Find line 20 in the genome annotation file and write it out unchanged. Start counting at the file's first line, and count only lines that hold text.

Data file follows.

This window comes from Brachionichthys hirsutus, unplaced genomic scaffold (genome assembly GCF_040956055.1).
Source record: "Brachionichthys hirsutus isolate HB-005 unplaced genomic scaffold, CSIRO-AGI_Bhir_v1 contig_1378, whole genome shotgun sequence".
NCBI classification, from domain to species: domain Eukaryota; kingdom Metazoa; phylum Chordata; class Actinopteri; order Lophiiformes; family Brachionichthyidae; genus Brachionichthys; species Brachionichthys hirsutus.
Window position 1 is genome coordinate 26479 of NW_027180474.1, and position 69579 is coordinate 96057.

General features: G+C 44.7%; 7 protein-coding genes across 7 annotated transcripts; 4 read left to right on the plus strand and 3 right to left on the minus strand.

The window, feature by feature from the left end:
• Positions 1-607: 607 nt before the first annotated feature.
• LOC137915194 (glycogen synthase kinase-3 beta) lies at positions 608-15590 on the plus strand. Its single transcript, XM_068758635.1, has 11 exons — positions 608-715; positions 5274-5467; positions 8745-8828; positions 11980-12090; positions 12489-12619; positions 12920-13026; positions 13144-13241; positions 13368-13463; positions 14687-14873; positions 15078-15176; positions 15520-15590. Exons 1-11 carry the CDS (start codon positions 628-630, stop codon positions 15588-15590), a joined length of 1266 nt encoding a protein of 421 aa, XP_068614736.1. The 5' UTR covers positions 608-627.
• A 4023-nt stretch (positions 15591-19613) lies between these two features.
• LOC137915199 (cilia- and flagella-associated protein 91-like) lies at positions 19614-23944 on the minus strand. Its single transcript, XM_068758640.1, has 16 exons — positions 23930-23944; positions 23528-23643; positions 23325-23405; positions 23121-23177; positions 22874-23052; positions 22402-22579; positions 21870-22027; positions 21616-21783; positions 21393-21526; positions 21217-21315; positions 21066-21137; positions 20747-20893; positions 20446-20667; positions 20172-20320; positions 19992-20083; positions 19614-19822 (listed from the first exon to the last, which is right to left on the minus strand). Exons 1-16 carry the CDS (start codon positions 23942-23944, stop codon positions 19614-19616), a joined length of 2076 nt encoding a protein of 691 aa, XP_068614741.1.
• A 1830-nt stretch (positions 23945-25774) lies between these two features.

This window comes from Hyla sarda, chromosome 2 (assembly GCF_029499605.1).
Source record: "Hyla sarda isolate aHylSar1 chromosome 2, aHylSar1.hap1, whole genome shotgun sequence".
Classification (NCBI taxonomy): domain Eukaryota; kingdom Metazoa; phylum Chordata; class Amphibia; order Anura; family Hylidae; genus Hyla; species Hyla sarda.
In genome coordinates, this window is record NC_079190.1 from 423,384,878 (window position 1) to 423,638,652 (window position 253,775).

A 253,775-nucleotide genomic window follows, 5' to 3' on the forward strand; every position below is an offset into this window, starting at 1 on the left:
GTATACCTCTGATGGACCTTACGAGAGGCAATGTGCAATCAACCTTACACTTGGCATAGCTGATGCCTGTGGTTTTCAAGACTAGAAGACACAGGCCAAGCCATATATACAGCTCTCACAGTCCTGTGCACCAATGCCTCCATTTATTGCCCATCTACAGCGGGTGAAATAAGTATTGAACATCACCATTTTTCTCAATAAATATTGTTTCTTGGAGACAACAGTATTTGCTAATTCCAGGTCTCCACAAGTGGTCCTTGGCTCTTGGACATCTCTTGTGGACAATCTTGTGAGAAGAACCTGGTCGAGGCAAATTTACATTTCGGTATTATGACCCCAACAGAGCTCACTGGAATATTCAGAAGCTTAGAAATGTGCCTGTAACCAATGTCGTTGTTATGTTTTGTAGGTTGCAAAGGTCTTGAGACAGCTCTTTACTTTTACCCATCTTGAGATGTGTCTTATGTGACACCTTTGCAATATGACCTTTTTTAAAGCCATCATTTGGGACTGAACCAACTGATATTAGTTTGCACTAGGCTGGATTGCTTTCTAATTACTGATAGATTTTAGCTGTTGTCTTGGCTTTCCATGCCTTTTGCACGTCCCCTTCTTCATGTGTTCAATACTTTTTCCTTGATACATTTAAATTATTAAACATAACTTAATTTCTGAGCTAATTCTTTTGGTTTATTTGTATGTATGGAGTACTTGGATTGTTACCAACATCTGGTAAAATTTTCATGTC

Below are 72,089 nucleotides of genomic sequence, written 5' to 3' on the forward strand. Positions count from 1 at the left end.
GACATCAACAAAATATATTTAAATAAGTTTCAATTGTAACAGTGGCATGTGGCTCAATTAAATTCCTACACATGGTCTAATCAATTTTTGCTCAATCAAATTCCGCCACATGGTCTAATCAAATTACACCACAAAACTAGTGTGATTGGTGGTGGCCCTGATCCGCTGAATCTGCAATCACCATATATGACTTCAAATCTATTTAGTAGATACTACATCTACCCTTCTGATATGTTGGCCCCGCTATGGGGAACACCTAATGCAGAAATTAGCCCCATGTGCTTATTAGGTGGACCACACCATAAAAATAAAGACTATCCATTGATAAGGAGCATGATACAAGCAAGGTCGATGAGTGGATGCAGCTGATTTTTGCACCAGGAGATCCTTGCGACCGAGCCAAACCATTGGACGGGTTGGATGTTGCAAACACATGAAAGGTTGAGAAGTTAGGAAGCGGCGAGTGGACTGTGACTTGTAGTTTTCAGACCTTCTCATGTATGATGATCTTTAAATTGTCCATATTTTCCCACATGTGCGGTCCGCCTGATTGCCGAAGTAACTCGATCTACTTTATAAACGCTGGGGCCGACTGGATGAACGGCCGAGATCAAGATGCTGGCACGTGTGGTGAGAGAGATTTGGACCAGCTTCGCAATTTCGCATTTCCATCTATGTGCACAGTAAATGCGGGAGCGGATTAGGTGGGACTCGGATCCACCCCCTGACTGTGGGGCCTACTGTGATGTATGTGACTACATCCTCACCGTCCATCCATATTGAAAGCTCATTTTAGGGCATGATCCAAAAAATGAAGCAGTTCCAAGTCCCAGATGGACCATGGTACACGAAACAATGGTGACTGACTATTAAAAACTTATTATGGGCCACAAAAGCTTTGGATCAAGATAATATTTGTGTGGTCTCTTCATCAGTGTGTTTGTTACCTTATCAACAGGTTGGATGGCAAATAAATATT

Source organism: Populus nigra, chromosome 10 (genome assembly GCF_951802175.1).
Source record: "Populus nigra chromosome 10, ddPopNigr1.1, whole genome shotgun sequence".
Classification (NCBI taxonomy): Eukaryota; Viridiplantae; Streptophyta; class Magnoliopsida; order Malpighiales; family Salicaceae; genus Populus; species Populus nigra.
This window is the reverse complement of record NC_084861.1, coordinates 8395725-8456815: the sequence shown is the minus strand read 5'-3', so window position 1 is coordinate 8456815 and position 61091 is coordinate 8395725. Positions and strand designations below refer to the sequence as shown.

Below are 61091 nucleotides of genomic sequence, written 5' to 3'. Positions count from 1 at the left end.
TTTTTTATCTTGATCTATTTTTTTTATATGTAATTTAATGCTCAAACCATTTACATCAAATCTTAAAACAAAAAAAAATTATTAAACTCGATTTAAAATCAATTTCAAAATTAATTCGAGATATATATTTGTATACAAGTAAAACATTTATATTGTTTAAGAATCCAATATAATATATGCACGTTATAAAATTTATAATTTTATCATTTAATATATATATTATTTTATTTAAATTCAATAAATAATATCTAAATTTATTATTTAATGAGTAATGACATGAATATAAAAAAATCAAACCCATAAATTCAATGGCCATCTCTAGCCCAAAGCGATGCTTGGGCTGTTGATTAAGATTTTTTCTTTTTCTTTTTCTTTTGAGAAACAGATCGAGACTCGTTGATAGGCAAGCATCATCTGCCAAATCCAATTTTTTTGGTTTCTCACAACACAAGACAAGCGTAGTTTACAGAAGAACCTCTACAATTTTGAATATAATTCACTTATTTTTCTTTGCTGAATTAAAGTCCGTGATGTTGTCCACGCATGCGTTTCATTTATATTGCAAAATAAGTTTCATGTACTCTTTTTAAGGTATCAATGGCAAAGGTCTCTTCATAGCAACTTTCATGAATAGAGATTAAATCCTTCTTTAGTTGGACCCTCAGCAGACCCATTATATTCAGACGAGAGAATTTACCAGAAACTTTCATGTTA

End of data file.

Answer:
Source organism: Populus nigra, chromosome 10 (genome assembly GCF_951802175.1).